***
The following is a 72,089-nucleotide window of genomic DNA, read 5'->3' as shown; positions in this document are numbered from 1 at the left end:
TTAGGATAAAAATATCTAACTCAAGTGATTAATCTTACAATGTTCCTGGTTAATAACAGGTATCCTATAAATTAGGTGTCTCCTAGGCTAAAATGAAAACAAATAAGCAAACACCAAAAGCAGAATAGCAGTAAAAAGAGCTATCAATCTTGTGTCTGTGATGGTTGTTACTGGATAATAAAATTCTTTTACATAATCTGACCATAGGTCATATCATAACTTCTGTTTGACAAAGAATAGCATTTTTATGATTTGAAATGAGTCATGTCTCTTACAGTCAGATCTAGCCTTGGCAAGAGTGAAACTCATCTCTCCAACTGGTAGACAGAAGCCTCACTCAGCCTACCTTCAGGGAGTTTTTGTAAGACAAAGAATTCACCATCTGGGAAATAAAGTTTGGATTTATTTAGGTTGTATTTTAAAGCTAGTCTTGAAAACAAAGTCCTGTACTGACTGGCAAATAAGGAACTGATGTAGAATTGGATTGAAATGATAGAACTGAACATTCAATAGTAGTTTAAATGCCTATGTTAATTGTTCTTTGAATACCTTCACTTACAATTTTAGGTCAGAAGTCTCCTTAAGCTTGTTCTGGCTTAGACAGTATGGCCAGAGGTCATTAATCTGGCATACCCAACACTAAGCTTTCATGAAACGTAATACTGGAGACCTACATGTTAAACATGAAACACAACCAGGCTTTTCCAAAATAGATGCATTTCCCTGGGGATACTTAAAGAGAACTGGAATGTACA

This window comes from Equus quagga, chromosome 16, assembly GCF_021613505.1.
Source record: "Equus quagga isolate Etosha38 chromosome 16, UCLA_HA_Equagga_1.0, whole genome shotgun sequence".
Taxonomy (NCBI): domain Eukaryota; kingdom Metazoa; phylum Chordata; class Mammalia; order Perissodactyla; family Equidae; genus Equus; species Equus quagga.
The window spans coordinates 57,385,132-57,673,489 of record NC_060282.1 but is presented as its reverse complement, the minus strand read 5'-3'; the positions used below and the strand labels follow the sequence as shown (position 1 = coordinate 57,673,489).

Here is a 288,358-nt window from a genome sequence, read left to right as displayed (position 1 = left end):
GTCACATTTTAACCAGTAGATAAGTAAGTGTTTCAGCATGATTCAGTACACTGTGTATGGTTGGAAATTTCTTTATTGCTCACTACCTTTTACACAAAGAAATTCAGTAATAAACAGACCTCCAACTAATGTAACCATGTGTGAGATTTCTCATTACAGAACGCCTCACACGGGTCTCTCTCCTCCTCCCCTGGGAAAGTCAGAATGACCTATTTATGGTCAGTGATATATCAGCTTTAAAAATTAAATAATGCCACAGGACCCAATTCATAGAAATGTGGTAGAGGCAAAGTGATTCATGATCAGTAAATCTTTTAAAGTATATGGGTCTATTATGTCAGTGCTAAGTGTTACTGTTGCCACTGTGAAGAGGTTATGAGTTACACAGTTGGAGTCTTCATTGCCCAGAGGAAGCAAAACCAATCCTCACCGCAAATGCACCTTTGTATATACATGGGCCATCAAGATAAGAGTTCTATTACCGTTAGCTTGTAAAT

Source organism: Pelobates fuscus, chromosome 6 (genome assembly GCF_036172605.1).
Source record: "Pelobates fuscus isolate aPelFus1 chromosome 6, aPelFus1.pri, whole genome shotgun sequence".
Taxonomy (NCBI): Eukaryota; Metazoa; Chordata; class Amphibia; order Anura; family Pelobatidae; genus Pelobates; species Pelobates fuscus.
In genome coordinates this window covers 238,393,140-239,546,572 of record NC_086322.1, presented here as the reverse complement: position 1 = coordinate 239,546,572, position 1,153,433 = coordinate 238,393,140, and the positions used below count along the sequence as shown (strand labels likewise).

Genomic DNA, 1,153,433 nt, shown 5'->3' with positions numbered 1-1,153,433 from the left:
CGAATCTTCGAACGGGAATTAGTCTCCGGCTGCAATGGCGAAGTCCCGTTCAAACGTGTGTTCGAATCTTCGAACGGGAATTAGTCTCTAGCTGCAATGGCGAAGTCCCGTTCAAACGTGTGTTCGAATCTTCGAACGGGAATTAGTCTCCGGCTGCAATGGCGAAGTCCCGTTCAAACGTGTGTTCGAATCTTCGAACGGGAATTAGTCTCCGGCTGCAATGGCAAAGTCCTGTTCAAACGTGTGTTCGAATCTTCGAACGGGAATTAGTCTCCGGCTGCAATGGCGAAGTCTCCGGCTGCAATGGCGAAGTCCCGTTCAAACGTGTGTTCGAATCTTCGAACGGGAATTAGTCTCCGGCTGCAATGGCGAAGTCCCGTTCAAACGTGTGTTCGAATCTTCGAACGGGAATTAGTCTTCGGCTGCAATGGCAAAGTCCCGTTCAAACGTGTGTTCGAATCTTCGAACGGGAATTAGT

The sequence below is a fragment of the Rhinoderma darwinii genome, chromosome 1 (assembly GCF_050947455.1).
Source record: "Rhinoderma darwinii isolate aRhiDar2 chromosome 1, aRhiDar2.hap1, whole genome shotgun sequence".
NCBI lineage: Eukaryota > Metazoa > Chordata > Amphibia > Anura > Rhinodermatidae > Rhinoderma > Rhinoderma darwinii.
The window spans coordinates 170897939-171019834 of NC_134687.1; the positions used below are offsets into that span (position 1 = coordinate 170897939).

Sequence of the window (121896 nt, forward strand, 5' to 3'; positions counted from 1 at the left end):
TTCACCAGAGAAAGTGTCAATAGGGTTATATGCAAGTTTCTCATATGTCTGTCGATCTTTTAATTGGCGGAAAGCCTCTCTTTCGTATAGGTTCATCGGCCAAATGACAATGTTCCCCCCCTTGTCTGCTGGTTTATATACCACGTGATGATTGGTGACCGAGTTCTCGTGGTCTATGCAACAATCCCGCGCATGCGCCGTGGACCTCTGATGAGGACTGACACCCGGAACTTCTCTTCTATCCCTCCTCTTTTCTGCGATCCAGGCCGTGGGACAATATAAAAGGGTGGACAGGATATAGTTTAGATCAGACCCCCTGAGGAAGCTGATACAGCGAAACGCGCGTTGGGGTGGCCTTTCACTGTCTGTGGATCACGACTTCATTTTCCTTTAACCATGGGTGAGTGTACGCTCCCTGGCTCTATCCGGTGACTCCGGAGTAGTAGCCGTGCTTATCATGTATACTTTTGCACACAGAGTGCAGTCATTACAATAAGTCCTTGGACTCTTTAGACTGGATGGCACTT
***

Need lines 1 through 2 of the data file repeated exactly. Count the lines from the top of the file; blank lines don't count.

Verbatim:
The following is a 72,089-nucleotide window of genomic DNA, read 5'->3' as shown; positions in this document are numbered from 1 at the left end:
TTAGGATAAAAATATCTAACTCAAGTGATTAATCTTACAATGTTCCTGGTTAATAACAGGTATCCTATAAATTAGGTGTCTCCTAGGCTAAAATGAAAACAAATAAGCAAACACCAAAAGCAGAATAGCAGTAAAAAGAGCTATCAATCTTGTGTCTGTGATGGTTGTTACTGGATAATAAAATTCTTTTACATAATCTGACCATAGGTCATATCATAACTTCTGTTTGACAAAGAATAGCATTTTTATGATTTGAAATGAGTCATGTCTCTTACAGTCAGATCTAGCCTTGGCAAGAGTGAAACTCATCTCTCCAACTGGTAGACAGAAGCCTCACTCAGCCTACCTTCAGGGAGTTTTTGTAAGACAAAGAATTCACCATCTGGGAAATAAAGTTTGGATTTATTTAGGTTGTATTTTAAAGCTAGTCTTGAAAACAAAGTCCTGTACTGACTGGCAAATAAGGAACTGATGTAGAATTGGATTGAAATGATAGAACTGAACATTCAATAGTAGTTTAAATGCCTATGTTAATTGTTCTTTGAATACCTTCACTTACAATTTTAGGTCAGAAGTCTCCTTAAGCTTGTTCTGGCTTAGACAGTATGGCCAGAGGTCATTAATCTGGCATACCCAACACTAAGCTTTCATGAAACGTAATACTGGAGACCTACATGTTAAACATGAAACACAACCAGGCTTTTCCAAAATAGATGCATTTCCCTGGGGATACTTAAAGAGAACTGGAATGTACA